"Writing is no answer but when you feel deeply there is little else to do." -- James Baker Hall

Friday, December 9, 2011

Thoughts on Winter Solstice--Lightening the Dark

                                            I am an Osiris, too!--Awakening Osiris

For initiates into the Egyptian mysteries, the great rites culminated in contemplation of one’s own death—mysteries that were never spoken aloud, never recorded on the temple walls and were only alluded to in later times. They may have been similar to initiation rituals enacted by the Golden Dawn, the Rosicrucians, the Masons and Knights Templar, all of whom attribute their mysteries to an Egyptian origin. When mystic Earlyne Chaney began to explain her understanding as an initiate of the Mysteries, she said, “To the postulant of the Mysteries the ‘dead’ referred to souls entombed in the physical form… To be ‘resurrected from the dead’ meant that the superstructure could be raised to transcend that of the lower personality.”
We all have Osirian events in our lives and feel this need to understand loss and renewal on both a psychological and a spiritual level. Yet, we are more than the actions of our bodies and minds. We are spirits having a human experience. We are the way that the divine can understand matter and its consciousness by seeing what matters to us and how we act and react to loss and return. Humans are the hands of God, the conduits for change. Every change is a loss of something other. Time is an Osirian experience of aging, of summer turning into fall then winter, of dying plants and dried seeds. It’s all a falling away. I can remember standing at the Osirion at Abydos ten days after my mother had passed and tangibly, physically feeling her leave the world and me. I felt
Regardless of the degree of initiation, spiritual celebrations and communion still have a profound psychic effect on the individual. The mysteries always call upon us to turn inward and to face the unknown with strength. There was an outer ceremony for nearly every Egyptian, but there was an inner articulation of the mystery for only a few. That’s not surprising. Religion is probably the most misunderstood concept of all—primarily because religion is a subcategory of a larger concept, which is spirituality and unity with the divine.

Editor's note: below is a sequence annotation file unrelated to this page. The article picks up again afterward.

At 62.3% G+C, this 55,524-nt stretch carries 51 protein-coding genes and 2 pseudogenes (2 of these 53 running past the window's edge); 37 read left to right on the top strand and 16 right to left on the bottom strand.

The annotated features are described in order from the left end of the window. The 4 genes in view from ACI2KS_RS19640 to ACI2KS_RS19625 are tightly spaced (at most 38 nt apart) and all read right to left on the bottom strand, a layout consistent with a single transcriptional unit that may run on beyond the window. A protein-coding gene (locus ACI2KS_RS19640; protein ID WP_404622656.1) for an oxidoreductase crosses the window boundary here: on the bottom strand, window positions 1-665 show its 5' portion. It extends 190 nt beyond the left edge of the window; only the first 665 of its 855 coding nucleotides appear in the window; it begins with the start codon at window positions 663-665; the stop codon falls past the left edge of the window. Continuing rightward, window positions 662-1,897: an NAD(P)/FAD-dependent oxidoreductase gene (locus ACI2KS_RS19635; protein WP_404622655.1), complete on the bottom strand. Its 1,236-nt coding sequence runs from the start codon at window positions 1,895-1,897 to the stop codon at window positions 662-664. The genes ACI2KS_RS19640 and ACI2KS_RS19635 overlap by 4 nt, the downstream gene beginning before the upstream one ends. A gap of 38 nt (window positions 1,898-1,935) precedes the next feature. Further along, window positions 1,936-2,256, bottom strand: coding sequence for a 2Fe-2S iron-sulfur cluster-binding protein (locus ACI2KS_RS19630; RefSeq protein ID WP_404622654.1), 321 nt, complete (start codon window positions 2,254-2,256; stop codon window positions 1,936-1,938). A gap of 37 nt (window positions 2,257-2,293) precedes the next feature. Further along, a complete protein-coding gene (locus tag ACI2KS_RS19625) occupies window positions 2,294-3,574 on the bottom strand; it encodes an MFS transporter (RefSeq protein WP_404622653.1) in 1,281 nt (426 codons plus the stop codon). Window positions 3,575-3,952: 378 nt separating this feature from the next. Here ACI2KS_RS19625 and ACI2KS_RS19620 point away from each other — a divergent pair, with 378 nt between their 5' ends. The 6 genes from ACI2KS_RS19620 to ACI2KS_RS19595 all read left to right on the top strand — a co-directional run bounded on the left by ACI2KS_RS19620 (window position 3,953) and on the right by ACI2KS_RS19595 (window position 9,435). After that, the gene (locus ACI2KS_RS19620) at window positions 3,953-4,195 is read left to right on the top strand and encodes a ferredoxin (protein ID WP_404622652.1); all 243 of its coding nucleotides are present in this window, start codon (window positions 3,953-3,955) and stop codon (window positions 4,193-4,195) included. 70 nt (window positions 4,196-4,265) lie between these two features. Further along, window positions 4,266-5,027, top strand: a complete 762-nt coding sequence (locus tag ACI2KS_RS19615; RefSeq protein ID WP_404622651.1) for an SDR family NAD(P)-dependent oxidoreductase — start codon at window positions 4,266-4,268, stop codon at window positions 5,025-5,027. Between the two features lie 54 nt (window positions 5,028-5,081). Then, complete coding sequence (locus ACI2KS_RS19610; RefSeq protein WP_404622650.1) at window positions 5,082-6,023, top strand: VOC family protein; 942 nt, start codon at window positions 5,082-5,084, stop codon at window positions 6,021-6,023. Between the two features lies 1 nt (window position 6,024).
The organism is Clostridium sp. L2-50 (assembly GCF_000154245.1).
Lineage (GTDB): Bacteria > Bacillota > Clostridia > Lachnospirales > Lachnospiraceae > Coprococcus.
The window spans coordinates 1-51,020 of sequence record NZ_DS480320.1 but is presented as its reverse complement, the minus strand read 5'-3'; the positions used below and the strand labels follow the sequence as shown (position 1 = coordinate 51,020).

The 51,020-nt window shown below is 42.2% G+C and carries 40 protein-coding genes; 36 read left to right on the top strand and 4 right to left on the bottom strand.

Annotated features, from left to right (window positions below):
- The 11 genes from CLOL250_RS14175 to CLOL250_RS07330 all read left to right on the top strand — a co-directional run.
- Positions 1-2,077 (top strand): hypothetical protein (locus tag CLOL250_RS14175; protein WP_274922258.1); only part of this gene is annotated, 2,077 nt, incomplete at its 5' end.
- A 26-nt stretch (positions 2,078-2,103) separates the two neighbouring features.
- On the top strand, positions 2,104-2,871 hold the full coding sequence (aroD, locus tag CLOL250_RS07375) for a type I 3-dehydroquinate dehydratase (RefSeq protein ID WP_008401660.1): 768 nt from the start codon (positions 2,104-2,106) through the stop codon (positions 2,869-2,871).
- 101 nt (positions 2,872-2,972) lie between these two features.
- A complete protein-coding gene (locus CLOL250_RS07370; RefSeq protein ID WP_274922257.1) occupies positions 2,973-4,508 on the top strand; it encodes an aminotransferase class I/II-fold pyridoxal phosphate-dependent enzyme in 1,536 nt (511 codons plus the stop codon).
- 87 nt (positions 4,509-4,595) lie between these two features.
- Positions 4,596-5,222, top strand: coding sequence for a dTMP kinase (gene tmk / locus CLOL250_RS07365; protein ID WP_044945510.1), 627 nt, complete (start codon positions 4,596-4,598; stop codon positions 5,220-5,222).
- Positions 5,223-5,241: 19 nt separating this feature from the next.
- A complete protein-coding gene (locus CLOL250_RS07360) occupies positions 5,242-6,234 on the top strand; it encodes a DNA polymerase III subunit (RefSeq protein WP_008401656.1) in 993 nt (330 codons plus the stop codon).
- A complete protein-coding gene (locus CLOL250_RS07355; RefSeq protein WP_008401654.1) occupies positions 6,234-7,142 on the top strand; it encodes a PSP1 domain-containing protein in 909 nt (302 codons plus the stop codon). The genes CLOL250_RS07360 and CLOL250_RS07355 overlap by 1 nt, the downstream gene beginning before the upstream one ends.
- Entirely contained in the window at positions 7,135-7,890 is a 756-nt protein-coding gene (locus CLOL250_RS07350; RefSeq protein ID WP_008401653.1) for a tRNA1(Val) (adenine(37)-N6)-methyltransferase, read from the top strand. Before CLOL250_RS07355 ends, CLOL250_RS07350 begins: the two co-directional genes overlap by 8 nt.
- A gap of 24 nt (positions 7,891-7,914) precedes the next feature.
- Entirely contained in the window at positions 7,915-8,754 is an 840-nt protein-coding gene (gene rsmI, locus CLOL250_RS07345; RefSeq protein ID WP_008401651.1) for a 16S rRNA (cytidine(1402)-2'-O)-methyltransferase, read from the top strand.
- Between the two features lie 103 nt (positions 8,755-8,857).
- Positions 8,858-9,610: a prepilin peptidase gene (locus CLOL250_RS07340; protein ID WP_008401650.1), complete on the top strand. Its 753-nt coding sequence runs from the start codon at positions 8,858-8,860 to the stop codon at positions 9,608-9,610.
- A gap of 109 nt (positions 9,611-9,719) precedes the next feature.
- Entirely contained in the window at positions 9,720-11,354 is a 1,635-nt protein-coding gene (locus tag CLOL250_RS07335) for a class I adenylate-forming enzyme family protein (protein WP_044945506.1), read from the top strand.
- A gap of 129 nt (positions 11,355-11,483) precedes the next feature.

The ancient Greek philosopher Herodotus recalls a solstice ceremony in which a bull, a symbol of Osiris called “The Good Being," was sacrificed and its carcass stuffed with flour cakes, honey, raisins, figs, incense, myrrh, and other herbs. It roasted over a fire as the priests of Osiris poured oil over it and upon the flames to keep the fire going. Afterward, they ate the ox. The ritually sacred body and fluid of the bull of Osiris has become the bread and wine given for all. Anglicans and Catholics might find a resonance with the Eucharistic sacrifice of Christ. The seed is the container of the mystery. Knowing the God has died, the God is risen, and the God shall come again is the essence of the mystery tradition.
In death initiations one contacts the sorrowful mysteries, but the joyful mysteries lie beneath them. The sarcophagus in which the body is placed bears upon its coffin lid the image of the sky goddess bending over the dead. Literally, the word sarcophagus means "sacred eating." At the end of the day, the goddess ingests the sun and it travels through her dark body in the same way that the soul of light is swallowed by death and returned to its source. There, in the dark and stillness, one gestates a new life. The tomb is the womb of the goddess—an entrance and exit. In the words of the hierophant Hermes Tresmigestus, the 'There where everything ends, all begins eternally."
Such was the way of mystery initiations performed under the veil of night. Moving beyond the dark night of the soul, one may burst forth into ecstatic states of poetry, illumination, and wisdom. It is the darkness that provides new meaning to the light. To spend the darkest night of the year inside the temple of the Goddess, in the sanctuary that represents her body, and to rise renewed at dawn the following day may facilitate all manner of psychological and spiritual transformations that leads one to die to the old life and embrace each day anew.
If you are interested in attending an all-day Saturday event in which we “Lighten the Dark” through journal practice, please email me: ellisisis@aol.com with Jan 8 Journal Event as the subject line. I’ll send you price and information.

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